Every couple of years I visit my dermatologist just to get my skin checked out. I went last week. It was the fourth or fifth time I’ve seen this doctor in about 10 years, and I’m not going back.
The problem is not that my dermatologist is not knowledgeable or polite or professional. I’m not leaving her because I had to wait almost 3 months to get the appointment, since the dermatology department is so overbooked and understaffed. It’s not because I see a lot more wrinkles and spots on my skin as the years go by. It’s not that I can’t afford to see her every few years. It’s not the location of the clinic, which is out of the way.
It’s just that my dermatologist doesn’t really seem to care.
She hustles into the room, hardly looks at me, and writes me a prescription for Tri-Luma, which treats acne (of which I have very little) and mild-to-moderate sun spots (of which I have several I don’t like).
For the third or fourth time that I’ve seen her, I express frustration at these hard little bumps on my face. They are not red, but they look like acne. They occasionally flare up, but they’re solid—there’s no puss in there to pop out (if you’ve ever had a pimple, you’ll understand this concept).
My dermatologist glances at one of my latest bumps—that is to say, she doesn’t look closely—and says, “oh, this prescription will help with that.” But it won’t! I’ve been applying Retin A to my skin for years and I still gain about one little bump per year. They never go away, they just become part of my skin. – She responds that if they don’t go away, I can come back in (it will only take me 3 months to get a 5-minute appointment) and they can pop it for me.
One time she told me these are little cysts and that there’s nothing I can do about them. So why does she now think they’re pimples? Because she didn’t look closely and she is in a great hurry.
About 5 years ago, I went in and I had a photofacial done. It’s a little laser that they zap your face with on the little brown spots. My skin looked so much better! But now she wants to write me a prescription instead of really telling me what my options are.
I’m not usually one to hesitate to ask a doctor questions, but I get the distinct feeling that this doctor desperately wishes I would not ask any questions. So I don’t. I just want to leave.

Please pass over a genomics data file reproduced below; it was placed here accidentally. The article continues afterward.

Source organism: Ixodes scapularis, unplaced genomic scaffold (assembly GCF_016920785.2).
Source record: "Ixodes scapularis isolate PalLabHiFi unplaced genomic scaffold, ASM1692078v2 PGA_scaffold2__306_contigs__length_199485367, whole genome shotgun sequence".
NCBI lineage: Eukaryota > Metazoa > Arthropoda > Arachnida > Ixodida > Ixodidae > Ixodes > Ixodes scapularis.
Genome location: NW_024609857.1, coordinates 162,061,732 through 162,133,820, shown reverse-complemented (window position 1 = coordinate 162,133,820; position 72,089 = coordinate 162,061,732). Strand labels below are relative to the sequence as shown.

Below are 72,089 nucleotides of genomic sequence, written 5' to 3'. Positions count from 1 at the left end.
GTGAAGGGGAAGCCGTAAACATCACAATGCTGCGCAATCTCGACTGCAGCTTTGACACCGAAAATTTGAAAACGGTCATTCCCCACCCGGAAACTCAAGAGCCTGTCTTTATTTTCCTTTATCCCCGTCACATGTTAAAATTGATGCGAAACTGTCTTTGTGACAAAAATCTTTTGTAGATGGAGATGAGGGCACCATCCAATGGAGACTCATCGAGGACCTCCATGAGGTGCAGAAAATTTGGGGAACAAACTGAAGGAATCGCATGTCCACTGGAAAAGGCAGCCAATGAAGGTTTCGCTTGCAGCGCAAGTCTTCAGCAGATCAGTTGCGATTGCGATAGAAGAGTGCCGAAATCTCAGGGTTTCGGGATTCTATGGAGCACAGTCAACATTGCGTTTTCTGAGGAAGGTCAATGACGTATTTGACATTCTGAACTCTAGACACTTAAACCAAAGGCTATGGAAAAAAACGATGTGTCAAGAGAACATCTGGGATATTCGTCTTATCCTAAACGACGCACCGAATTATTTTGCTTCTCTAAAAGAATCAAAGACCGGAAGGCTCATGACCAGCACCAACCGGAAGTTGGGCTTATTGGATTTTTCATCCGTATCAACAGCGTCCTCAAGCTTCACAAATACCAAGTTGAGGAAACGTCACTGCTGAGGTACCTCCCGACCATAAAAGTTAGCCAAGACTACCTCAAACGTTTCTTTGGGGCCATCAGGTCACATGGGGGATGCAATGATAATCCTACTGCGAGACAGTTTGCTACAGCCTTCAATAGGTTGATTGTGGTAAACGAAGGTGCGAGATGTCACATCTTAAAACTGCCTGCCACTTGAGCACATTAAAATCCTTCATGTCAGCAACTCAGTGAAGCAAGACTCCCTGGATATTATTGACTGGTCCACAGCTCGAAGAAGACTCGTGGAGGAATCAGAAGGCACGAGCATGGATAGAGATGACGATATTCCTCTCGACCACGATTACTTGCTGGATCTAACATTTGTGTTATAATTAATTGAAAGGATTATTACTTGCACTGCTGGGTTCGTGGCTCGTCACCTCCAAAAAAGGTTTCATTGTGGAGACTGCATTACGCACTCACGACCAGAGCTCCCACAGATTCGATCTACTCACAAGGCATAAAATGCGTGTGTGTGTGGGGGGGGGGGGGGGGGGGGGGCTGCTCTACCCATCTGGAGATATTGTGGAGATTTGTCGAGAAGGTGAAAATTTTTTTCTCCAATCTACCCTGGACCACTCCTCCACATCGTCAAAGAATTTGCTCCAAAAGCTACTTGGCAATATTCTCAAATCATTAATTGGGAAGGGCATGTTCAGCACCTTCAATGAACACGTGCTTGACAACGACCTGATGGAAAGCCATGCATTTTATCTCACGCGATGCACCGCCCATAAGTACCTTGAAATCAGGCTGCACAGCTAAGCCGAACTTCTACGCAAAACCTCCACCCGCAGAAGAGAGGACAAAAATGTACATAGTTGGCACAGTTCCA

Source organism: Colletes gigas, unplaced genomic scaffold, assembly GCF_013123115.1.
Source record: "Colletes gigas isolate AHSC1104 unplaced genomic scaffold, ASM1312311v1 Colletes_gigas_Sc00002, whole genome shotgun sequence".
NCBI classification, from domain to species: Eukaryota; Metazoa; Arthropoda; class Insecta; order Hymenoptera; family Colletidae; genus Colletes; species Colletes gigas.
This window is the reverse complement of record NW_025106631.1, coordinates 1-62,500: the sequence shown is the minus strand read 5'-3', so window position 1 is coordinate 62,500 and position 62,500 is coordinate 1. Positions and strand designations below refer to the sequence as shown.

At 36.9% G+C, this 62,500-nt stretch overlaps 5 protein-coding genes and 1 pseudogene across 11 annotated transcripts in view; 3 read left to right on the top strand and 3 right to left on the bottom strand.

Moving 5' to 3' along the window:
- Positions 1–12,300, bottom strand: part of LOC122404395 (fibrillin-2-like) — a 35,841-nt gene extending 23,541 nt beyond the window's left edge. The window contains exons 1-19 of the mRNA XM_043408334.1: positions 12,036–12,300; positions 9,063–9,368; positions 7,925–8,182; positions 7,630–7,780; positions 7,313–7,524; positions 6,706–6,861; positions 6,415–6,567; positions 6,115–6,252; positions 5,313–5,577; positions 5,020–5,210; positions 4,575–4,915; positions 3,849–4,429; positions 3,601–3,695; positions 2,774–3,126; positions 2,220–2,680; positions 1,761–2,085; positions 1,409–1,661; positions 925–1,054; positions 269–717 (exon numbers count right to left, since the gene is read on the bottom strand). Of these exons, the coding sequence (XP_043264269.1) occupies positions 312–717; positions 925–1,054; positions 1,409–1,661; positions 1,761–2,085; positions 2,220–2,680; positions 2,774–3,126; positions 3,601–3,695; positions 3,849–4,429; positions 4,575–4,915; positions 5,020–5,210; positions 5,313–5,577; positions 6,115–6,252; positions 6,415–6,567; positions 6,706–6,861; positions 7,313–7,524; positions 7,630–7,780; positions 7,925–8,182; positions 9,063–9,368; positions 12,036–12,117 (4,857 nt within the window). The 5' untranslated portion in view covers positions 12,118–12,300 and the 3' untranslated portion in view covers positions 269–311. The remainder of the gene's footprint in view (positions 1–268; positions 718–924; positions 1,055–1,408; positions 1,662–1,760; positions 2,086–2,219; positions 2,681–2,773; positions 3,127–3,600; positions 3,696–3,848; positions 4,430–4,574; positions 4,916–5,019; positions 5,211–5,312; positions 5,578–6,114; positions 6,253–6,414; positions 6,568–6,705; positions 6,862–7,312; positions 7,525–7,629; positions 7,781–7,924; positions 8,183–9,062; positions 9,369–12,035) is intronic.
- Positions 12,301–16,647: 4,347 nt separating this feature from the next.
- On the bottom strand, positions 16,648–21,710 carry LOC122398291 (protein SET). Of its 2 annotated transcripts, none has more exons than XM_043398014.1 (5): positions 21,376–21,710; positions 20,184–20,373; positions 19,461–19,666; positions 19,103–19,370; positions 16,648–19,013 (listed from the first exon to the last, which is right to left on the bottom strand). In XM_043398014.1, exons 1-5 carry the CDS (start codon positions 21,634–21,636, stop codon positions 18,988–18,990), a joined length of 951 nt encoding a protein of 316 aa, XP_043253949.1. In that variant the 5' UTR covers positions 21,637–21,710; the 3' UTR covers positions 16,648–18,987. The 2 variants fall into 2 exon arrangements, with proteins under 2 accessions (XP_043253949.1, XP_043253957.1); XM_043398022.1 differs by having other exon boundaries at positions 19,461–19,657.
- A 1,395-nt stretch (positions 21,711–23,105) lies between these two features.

I go home and think about it. Don’t you think Jennifer Aniston (for instance) would have options if she had hard bumps under her skin? How about Whitney Houston? Rita Moreno? I bet all three of these women have great relationships with their dermatologists.
These photos are all evidence that a woman’s skin can look great at different ages—if they have eat healthily, drink water, don’t sun worship . . . and have a dermatologist that gives a shit.
Jennifer, you’ll always be older than me . . .
–Anyway, the point is, I feel my dermatologist probably gets paid enough to spend a little more than 4 minutes with me. Seems to me that it’s part of her job to care that I’m trying to look 38 for another year or two (I’m 40).
And I don’t just want a prescription. Hell, she could probably sell me a facelift if she tried. I’ve always told my husband I would get surgery at age 40 to get rid of the deep vertical line between my two eyes.
One other thing. My Tri-Luma is going to cost me about $125 for a 6-month supply. I don’t buy expensive makeup or face cleansers or shampoos, so I feel I can splurge on a skin product that really does make a difference for me.
Insurance doesn’t pay for Tri-Luma. You can damn well bet insurance paid for every Viagra prescription that was provided in the same building that day. This is not my dermatologist’s fault, but I’m still going to a different dermatologist next time around.
This is probably one of the most shallow posts I’ve written. But then, it’s my 100th, so I can indulge in a bit of speculation about celebrities, and fuss a little about my looks.